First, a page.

What's Wrong with the MPAA?

I've been wary of the MPAA ever since I saw the documentary This Film is Not Yet Rated. The MPAA, for y'all not aware, is the Motion Picture Association of America. You can find their ratings website here if you like to self censor.

Now, I will grudgingly admit that for a parent the idea of a rating system does make sense. I would want to know what my child would be seeing, and the MPAA, on a theoretical level, provides that service.

However, the MPAA isn't even good at its theoretical job in my opinion, and I'm here to tell you why. Keep up, we'll be delving into a place where logic has lost all footing.

The problems are as follows:

1) The MPAA uses similar words without exposition.
I did a quick survey of the ratings of the top 43 critical movies (as judged by their aggregate Rotten Tomatoes scores) and found some wonderful examples of the Association not coming off as very associated. The Devil Wears Prada was rated PG-13 for "some sensuality." The word sensual, to me, conjures up images of strawberries fed to each other and light music. Something to the effect of, "That's sensual, my love." Now, as a parent you're supposed to discern the difference between that rating and The Illusionist's PG-13 for "some sexuality." For good measure, The Illusionist has "violence" thrown in as a descriptor, meaning you can ratchet up the sensuality to full blown sexuality and chuck in some violence and you're still covered for a PG-13. As a big fan of words I'd guess the difference between sensual and sexual is some sort of actual flesh on screen. Thankfully this delineation can't be found anywhere on the site, so we're all left to guess.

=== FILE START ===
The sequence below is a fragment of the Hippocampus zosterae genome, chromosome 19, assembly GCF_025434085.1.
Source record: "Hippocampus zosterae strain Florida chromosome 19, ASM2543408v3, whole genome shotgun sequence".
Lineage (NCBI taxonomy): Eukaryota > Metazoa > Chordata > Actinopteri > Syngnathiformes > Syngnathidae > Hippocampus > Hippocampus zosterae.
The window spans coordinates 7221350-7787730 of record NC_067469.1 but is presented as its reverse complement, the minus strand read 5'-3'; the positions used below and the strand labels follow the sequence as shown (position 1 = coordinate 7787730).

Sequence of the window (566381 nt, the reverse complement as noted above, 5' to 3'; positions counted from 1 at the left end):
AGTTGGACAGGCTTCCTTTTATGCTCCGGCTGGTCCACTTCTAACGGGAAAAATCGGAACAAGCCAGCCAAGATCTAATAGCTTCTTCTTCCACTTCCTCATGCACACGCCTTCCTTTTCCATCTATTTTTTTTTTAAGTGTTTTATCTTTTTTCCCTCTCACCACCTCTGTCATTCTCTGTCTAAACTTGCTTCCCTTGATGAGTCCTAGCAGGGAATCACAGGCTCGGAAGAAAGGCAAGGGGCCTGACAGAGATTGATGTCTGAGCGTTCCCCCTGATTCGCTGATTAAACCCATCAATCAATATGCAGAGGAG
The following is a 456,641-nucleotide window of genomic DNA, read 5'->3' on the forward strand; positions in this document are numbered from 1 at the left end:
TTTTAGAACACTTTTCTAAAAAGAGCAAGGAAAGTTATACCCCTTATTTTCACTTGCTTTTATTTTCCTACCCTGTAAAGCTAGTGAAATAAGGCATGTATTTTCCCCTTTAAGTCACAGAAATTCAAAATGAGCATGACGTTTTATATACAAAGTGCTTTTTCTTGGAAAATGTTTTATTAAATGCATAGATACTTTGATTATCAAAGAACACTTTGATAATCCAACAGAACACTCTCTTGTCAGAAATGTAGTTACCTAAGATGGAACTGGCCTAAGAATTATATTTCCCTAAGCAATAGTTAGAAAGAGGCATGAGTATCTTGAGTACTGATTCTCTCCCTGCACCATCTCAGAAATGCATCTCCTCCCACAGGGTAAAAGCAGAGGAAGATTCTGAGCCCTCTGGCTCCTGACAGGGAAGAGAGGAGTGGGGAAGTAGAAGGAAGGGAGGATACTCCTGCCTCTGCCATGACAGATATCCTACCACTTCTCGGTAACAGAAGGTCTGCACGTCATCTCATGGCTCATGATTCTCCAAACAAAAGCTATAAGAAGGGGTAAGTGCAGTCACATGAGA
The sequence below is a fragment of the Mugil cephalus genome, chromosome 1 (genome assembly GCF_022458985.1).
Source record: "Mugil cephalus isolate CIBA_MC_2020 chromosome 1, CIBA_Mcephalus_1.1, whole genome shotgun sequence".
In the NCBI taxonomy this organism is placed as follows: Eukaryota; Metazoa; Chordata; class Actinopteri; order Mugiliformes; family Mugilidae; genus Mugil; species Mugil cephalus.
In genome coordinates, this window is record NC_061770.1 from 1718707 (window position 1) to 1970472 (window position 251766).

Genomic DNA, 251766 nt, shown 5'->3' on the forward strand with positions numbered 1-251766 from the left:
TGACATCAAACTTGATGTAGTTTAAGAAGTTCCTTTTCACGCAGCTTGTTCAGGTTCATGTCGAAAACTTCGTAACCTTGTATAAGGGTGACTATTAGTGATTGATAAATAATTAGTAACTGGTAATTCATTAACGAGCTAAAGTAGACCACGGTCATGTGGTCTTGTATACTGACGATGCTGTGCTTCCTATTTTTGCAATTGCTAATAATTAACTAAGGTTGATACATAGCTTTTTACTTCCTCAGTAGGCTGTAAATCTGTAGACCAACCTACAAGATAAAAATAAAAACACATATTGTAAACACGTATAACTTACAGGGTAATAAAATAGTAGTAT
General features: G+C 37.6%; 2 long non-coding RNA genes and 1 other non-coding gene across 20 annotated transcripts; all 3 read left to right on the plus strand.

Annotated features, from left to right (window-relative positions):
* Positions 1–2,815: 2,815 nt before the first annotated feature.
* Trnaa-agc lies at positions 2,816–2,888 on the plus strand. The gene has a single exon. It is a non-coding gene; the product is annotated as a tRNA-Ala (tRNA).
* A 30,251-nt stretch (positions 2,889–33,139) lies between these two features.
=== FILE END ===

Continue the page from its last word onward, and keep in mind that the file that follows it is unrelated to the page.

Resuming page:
Want more? The Queen is rated PG-13 for brief strong language. So for you moral police scoring at home, a few naughty words = strawberries = death + sex. They are all the same. Don't look behind the curtain. Move along, nothing to see here.

2) The MPAA describes things very oddly.
Rocky is rated PG for "boxing violence" and "some language." Boxing violence? Really? If I go to a movie about boxing there will be ... boxing? As a parent, if you don't know Rocky will have boxing violence your children should be whisked away from you in the dead of night. If the MPAA had just thrown a "violent" tag on there I wouldn't have had a lot of room to complain, but nope, let's all salute obviousness on the violence front. Also, note you can use "some language" but if it gets "strong" you are nailed with the PG-13. What is the difference, the actual scientific difference? Undefined. Unexplainable. Who knows?

Invincible gets a PG for "Sports Action" and "Mild Language." Sigh. Mild equals some but is less than strong. Got it. Sports action, crazy! A movie about football has sports action, which for the record, tells me precisely zero. I'd rather they tell me if the movie didn't have sports action. The Pursuit of Happyness gets a PG-13 with only one knock, "language." Now the equation reads: mild equals some, which is less than just plain old language or strong language. If a film gets the PG-13, shouldn't the language have to be "strong"? Is that too much to ask, one little standard on your brandishing of ratings? The real issue with Pursuit of Happyness is the homeless issue, but clearly the MPAA couldn't think of a great way to convey that. Would "homeless action" have worked, guys?